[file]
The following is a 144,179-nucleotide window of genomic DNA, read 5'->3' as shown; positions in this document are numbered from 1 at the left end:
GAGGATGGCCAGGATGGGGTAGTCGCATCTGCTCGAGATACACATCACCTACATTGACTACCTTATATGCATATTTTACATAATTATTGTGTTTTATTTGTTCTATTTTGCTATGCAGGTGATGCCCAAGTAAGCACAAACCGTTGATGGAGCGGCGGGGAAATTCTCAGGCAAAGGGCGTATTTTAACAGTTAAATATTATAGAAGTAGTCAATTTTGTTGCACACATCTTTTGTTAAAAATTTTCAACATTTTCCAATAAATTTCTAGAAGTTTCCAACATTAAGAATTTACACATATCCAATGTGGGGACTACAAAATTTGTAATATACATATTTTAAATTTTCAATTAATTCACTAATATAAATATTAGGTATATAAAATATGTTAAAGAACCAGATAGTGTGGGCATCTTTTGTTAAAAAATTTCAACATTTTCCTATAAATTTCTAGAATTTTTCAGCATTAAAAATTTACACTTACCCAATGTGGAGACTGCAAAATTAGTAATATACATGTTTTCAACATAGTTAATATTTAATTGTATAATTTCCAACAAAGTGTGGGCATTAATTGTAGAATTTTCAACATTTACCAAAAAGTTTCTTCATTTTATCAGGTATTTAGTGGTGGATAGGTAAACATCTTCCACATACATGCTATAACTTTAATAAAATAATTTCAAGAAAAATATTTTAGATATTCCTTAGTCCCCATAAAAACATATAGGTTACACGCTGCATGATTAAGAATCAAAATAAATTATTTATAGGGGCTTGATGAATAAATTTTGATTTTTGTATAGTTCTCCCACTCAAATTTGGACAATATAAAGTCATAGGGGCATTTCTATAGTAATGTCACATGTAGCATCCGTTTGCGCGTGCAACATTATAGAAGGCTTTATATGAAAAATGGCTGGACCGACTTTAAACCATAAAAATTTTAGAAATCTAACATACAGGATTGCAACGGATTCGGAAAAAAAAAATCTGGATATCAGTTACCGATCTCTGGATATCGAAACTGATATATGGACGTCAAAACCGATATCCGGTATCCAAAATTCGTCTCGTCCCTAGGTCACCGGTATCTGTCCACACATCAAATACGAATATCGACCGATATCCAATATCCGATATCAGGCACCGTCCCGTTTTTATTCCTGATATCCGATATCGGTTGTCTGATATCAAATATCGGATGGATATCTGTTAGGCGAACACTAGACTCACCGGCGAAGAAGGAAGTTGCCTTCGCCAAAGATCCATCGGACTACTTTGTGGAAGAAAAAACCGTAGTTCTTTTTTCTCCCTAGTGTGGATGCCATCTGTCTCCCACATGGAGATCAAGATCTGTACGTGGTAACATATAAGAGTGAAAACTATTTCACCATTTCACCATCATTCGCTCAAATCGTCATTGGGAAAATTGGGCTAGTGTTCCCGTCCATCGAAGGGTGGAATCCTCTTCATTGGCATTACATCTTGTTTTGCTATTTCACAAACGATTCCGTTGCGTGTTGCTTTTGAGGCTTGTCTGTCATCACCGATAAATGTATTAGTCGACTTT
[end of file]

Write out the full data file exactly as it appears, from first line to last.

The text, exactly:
The following is a 144,179-nucleotide window of genomic DNA, read 5'->3' as shown; positions in this document are numbered from 1 at the left end:
GAGGATGGCCAGGATGGGGTAGTCGCATCTGCTCGAGATACACATCACCTACATTGACTACCTTATATGCATATTTTACATAATTATTGTGTTTTATTTGTTCTATTTTGCTATGCAGGTGATGCCCAAGTAAGCACAAACCGTTGATGGAGCGGCGGGGAAATTCTCAGGCAAAGGGCGTATTTTAACAGTTAAATATTATAGAAGTAGTCAATTTTGTTGCACACATCTTTTGTTAAAAATTTTCAACATTTTCCAATAAATTTCTAGAAGTTTCCAACATTAAGAATTTACACATATCCAATGTGGGGACTACAAAATTTGTAATATACATATTTTAAATTTTCAATTAATTCACTAATATAAATATTAGGTATATAAAATATGTTAAAGAACCAGATAGTGTGGGCATCTTTTGTTAAAAAATTTCAACATTTTCCTATAAATTTCTAGAATTTTTCAGCATTAAAAATTTACACTTACCCAATGTGGAGACTGCAAAATTAGTAATATACATGTTTTCAACATAGTTAATATTTAATTGTATAATTTCCAACAAAGTGTGGGCATTAATTGTAGAATTTTCAACATTTACCAAAAAGTTTCTTCATTTTATCAGGTATTTAGTGGTGGATAGGTAAACATCTTCCACATACATGCTATAACTTTAATAAAATAATTTCAAGAAAAATATTTTAGATATTCCTTAGTCCCCATAAAAACATATAGGTTACACGCTGCATGATTAAGAATCAAAATAAATTATTTATAGGGGCTTGATGAATAAATTTTGATTTTTGTATAGTTCTCCCACTCAAATTTGGACAATATAAAGTCATAGGGGCATTTCTATAGTAATGTCACATGTAGCATCCGTTTGCGCGTGCAACATTATAGAAGGCTTTATATGAAAAATGGCTGGACCGACTTTAAACCATAAAAATTTTAGAAATCTAACATACAGGATTGCAACGGATTCGGAAAAAAAAAATCTGGATATCAGTTACCGATCTCTGGATATCGAAACTGATATATGGACGTCAAAACCGATATCCGGTATCCAAAATTCGTCTCGTCCCTAGGTCACCGGTATCTGTCCACACATCAAATACGAATATCGACCGATATCCAATATCCGATATCAGGCACCGTCCCGTTTTTATTCCTGATATCCGATATCGGTTGTCTGATATCAAATATCGGATGGATATCTGTTAGGCGAACACTAGACTCACCGGCGAAGAAGGAAGTTGCCTTCGCCAAAGATCCATCGGACTACTTTGTGGAAGAAAAAACCGTAGTTCTTTTTTCTCCCTAGTGTGGATGCCATCTGTCTCCCACATGGAGATCAAGATCTGTACGTGGTAACATATAAGAGTGAAAACTATTTCACCATTTCACCATCATTCGCTCAAATCGTCATTGGGAAAATTGGGCTAGTGTTCCCGTCCATCGAAGGGTGGAATCCTCTTCATTGGCATTACATCTTGTTTTGCTATTTCACAAACGATTCCGTTGCGTGTTGCTTTTGAGGCTTGTCTGTCATCACCGATAAATGTATTAGTCGACTTT